Backing up your data is always a good idea. From hard drive failures to simple accidental deletions, a backup can save you hours, if not days, of work in lost data. We've had USB sticks and external hard drives for a long time, but when it comes to convenience, cloud storage services have them all beaten. You upload a file, store it in the cloud, then access the file no matter where you are: what's not to love?
Unfortunately, while very convenient, there are some elements not to love! When it comes to making a cloud-based copy of something simple (such as general photos), they can be very helpful. The more sensitive the data is, however, the more uncomfortable it becomes to upload it to a company's cloud. Is it safe to upload personal and sensitive data to a cloud? Where is it stored? Can employees at the company peek into the files? Is it susceptible to attack and the files within leaked to the public? It can be a scary situation for people with privacy concerns if they want to store files that reveal very personal information.
If you want the convenience of cloud storage, but you want to know where, exactly, the data is being held, there's a very simple solution: own one yourself using home cloud storage!
What Is Home Cloud Storage?
Sounds great, doesn't it? But what exactly is home cloud storage? What do you get, and what does it do?
To understand this, we need to take a look at how "regular" cloud services operate. Usually, when you give a file to a service such as Dropbox, it'll keep that file on one of the servers they own. The problem is you never really know where that server is in the world. It's just somewhere on that service's server clusters.
The goal of home cloud storage is to set up your own server in your home. If you've ever owned something like an external hard drive, you'll know that they come as boxes which you plug into your PC via USB. Home clouds are very much akin to external hard drives, except they connect to your router rather than to your PC.
This allows you and other people on your network (such as housemates or family members) access to the storage device, so you can back up and store files wirelessly. Some home cloud storage devices even let you remotely access them from any computer connected to the Internet, just like a regular cloud service!
Don't be mistaken, however; you're not going to be purchasing a server as big as Dropbox's. Services like Dropbox use large collections of servers in order to hold everyone's data. You'll only be purchasing one server (or hard disk, in laymen's terms), but given how entry level models start at an impressive 1TB of storage, you won't be starved for space.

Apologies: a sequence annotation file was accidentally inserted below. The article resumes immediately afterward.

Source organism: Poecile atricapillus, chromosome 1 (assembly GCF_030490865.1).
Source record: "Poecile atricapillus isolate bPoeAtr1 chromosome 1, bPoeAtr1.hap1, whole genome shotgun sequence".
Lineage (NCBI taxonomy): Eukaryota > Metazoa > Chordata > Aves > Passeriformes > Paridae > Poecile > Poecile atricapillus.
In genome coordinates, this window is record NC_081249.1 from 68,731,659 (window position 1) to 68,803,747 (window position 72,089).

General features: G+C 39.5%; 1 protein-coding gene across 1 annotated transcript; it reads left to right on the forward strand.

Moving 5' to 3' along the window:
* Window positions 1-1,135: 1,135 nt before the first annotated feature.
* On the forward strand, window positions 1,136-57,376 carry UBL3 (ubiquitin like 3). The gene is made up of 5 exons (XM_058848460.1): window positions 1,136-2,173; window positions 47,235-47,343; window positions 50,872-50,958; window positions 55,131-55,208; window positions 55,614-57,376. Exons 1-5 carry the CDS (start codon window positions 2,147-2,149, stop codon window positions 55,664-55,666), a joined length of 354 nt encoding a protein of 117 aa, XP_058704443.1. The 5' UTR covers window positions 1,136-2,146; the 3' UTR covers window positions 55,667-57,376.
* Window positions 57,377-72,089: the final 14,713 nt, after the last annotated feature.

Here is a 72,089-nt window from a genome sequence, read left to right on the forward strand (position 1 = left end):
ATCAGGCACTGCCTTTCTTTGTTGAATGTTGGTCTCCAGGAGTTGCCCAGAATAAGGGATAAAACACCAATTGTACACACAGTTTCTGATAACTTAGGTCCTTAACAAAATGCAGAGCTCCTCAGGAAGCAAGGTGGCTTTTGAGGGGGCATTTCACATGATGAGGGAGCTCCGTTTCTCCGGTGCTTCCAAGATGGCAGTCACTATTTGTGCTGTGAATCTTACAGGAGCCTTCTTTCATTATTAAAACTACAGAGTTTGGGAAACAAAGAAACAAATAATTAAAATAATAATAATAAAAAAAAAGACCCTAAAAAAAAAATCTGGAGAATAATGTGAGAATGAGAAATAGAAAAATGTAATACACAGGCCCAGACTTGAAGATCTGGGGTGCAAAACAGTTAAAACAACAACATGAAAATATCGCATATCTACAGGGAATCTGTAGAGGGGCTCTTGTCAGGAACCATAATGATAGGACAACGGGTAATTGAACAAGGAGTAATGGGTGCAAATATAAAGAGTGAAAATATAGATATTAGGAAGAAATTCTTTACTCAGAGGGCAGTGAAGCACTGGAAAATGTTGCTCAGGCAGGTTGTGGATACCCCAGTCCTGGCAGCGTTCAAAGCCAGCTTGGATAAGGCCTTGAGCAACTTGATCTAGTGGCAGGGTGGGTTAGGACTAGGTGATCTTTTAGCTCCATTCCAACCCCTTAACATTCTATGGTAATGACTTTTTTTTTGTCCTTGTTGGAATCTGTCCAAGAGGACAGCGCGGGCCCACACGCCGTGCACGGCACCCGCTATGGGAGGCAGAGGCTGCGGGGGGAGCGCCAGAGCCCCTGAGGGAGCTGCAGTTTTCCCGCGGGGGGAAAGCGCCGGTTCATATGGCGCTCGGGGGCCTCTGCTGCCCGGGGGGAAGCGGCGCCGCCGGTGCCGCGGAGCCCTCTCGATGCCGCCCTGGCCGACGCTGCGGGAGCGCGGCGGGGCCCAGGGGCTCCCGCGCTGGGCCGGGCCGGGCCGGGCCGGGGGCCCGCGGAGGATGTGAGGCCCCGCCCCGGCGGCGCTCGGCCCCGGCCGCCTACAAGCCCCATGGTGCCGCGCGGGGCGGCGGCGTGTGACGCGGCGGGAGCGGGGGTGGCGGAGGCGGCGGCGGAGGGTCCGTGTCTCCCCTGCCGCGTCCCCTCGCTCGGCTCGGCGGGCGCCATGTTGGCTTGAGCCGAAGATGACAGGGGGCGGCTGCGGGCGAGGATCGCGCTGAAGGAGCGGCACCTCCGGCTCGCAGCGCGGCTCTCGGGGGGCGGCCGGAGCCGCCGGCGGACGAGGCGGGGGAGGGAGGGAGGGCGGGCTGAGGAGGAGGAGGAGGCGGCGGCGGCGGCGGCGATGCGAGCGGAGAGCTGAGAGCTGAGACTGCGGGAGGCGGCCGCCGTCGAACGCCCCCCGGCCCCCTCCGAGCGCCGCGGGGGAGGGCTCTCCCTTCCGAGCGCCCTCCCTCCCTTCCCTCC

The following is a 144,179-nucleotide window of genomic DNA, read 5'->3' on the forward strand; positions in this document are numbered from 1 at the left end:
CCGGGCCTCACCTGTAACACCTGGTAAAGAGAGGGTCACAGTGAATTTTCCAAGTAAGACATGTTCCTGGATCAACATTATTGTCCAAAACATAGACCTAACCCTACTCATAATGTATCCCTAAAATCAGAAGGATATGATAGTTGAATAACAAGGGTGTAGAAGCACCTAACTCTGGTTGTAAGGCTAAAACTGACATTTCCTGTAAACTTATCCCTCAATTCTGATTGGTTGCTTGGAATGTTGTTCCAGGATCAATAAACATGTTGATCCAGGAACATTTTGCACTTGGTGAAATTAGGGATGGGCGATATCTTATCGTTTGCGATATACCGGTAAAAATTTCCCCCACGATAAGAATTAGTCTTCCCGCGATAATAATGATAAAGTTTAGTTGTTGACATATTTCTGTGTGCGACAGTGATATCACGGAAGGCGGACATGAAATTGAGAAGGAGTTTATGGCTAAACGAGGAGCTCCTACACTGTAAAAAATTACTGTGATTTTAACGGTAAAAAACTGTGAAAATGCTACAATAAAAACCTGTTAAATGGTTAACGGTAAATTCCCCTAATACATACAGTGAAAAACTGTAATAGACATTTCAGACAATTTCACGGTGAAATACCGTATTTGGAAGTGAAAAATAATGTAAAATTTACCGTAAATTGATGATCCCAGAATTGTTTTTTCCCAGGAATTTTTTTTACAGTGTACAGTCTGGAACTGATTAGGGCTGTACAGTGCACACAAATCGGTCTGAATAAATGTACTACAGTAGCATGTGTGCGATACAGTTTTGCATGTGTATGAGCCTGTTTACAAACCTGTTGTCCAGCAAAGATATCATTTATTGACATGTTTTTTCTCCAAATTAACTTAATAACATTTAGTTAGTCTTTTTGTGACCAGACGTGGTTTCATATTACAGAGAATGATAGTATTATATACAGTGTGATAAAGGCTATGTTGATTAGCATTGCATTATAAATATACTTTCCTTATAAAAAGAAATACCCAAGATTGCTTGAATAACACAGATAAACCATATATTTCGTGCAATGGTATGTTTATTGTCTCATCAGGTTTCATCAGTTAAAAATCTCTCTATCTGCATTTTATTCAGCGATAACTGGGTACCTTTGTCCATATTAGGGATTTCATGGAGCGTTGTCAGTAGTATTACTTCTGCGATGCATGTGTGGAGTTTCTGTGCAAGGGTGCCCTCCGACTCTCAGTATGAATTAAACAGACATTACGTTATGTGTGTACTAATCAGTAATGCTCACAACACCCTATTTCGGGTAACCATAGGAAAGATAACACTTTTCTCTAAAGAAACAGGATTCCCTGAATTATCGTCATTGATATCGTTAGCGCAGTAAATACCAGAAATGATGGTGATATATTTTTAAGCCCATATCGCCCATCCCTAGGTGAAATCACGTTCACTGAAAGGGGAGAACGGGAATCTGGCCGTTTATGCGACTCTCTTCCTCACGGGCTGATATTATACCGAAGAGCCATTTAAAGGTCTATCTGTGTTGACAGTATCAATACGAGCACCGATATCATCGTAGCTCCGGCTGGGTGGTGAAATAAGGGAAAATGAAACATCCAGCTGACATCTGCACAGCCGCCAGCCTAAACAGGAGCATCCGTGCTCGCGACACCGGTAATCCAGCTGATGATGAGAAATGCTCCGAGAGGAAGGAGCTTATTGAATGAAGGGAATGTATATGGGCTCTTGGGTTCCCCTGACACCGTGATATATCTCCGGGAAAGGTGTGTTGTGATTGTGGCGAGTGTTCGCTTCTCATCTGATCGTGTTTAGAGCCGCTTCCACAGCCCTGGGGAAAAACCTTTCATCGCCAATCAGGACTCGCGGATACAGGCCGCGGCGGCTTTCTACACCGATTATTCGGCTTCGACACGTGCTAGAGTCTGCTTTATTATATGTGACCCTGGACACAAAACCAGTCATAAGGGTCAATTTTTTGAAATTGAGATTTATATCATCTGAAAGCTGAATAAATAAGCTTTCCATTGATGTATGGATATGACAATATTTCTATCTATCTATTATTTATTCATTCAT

Home cloud storage is incredibly useful for someone who wants the convenience of a cloud while keeping peace of mind about their privacy. Even better, if it sounds like something you'd like, you can purchase one directly from any good computing store.
What Should I Consider When Getting One?
Of course, no two clouds will be the same. What can you as a user look for when purchasing home cloud storage?
- Quality - Obviously, given you're entrusting it with your data, you want something that works well! Look for user and expert reviews to find the clouds with the best quality.
- Data Storage Size - Different people are going to want different sizes. Someone who wants to store documents and photos may want lesser storage than someone who wants to store movies and games. The entry level for cloud storage space is usually at the 1TB level, so you should be able to find a cloud that suits your storage needs.
- Data Transfer Speed - Obviously you don't want to sit around and wait for your data to back up. Check to see what kind of speeds the home cloud works at so you can purchase a server that doesn't keep you waiting.
- Is It a RAID? - There are some home cloud storage devices you can buy called NAS (Network-Attached Storage) drives. While all home cloud systems do attach to a network, the NAS terminology is normally reserved for clouds that use a hard drive RAID to store data, which you may have to set up and maintain. If you have no idea what a "hard drive RAID" is, you probably won't want these! Stick to home cloud devices with a single pre-installed drive at the storage size you want.